News - Nissan
Nissan joins the 1.0-litre revolution
Baby three-cylinder engine on the way from Nissan's Brazilian plant
8 Jan 2015
NISSAN is joining the growing list of 1.0-litre triple-cylinder engine manufacturers with a new normally aspirated unit joining the Japanese car-maker's line-up in 2015.
With 56kW and 98Nm of torque the little three-pot is no firecracker but its maker says the new addition has been designed for low C02 emissions, fuel efficiency and can run on two types of fuel.
Its duel-fuel capability is a feature particularly attractive to South American markets such as Brazil where the company is planning to boost its presence by producing the engine locally.
Adding the new 1.0-litre to the Resende production line in Rio de Janeiro will create 25 jobs taking employment numbers to 200 on the power unit assembly line, which also produces Nissan's 1.6-litre four-cylinder engine.
During a visit to the Brazilian facility, Nissan Motor Co president and CEO Carlos Ghosn said the investment of 100 million Brazilian Real ($A46 million) to upgrade the engine line signifies the company's commitment to developing a higher profile in the market.
"The production of a new three-cylinder engine in Brazil demonstrates that Nissan is determined to boost its presence in the domestic market, with modern, innovative products made locally," he said.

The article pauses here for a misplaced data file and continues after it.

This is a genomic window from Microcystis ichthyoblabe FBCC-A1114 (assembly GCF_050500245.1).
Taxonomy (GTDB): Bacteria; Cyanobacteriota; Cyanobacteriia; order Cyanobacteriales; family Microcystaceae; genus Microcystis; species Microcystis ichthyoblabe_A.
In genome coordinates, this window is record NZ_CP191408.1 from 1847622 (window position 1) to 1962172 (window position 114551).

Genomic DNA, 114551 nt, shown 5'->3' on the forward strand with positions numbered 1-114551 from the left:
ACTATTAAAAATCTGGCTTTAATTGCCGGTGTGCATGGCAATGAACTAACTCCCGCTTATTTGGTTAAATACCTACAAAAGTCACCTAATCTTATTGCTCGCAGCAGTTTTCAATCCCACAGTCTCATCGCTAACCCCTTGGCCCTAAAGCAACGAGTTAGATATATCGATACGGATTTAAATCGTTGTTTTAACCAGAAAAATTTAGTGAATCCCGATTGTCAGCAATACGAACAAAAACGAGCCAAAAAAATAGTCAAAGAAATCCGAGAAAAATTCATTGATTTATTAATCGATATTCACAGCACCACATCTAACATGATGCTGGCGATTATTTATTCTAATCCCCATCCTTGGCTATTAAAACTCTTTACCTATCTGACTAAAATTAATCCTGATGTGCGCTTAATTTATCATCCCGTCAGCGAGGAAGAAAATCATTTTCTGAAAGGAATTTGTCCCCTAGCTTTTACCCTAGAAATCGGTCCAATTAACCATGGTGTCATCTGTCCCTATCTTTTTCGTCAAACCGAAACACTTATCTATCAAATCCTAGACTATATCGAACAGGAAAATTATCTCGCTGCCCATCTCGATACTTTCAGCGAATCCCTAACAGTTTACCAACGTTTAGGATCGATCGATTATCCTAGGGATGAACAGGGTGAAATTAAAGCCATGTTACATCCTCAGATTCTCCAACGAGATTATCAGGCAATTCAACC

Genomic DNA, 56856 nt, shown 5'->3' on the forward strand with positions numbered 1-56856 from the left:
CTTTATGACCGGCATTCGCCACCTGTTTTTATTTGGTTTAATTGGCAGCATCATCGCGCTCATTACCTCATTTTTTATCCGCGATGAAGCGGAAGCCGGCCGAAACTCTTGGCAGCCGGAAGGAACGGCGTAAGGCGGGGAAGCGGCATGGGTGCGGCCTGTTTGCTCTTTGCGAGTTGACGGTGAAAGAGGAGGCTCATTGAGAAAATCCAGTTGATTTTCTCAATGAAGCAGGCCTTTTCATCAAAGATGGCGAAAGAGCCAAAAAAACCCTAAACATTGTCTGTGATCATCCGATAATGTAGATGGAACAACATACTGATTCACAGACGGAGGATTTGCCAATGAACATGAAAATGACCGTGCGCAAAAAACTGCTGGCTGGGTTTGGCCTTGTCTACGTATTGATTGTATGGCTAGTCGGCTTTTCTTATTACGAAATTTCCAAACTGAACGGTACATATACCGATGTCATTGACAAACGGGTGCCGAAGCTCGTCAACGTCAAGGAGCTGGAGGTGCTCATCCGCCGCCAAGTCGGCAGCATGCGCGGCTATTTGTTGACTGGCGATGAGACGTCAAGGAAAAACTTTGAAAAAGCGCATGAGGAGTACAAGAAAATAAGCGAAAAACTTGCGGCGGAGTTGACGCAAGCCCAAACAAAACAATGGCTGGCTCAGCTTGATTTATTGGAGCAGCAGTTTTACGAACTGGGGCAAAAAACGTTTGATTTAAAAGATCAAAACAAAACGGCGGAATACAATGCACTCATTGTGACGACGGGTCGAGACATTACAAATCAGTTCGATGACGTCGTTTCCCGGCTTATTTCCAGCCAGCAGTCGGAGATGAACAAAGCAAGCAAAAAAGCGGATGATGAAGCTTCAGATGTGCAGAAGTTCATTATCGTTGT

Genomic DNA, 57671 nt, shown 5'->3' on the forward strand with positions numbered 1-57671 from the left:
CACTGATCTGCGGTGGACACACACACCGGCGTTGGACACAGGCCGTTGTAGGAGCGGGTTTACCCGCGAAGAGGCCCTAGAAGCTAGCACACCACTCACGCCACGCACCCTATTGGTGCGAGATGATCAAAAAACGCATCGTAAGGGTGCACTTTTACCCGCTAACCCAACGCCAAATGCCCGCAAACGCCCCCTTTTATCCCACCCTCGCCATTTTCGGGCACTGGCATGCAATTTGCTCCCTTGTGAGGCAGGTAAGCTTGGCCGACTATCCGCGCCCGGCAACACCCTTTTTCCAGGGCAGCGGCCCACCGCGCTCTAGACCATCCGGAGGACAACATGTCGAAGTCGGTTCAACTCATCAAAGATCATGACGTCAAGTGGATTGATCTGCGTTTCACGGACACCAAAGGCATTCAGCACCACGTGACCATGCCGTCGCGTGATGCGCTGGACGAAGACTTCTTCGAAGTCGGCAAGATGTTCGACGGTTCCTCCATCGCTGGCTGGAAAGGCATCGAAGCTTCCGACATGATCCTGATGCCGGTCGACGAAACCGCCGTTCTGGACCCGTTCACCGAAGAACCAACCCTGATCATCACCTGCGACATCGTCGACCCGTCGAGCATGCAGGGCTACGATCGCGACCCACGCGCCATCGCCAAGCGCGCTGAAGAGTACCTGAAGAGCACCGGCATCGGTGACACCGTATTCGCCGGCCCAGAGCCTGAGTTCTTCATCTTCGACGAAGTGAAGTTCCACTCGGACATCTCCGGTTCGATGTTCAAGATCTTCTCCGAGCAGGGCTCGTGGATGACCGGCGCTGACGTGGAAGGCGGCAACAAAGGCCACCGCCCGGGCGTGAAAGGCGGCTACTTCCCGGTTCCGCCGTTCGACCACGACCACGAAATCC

“Therefore, we increased the local content ratio of our products in order to further competitiveness.”
The Nissan Versa small car will be the first model to get the new engine and will also be manufactured at the Brazilian production site, along with March and March Active models.
In Australia the March is sold as the Micra compact hatch which is currently powered by a 1.2-litre three-cylinder, but the new smaller capacity engine may herald a more efficient option for the little town-car.
Ford, General Motors, Volkswagen Group, Daimler and Suzuki already offer 1.0-litre three-cylinder engines in various models around the world, but Nissan and Suzuki will be the only manufacturers not using forced-induction to boost output.
No fuel efficiency or emissions figures have been released for the new engine but with an output similar to the Suzuki Alto's 1.0-litre engine, Nissan's offering could come close to the 4.5 litres per 100km and 107g per 100km when fitted with a manual gearbox.
However, power figures are likely to differ when running on either petrol or ethanol – the biofuel being a popular alternative fuel in Brazil.
Volvo will also join the three-pot club this year with a 1.5-litre 78kW-133kW turbocharged unit due for installation in the next-generation V40.
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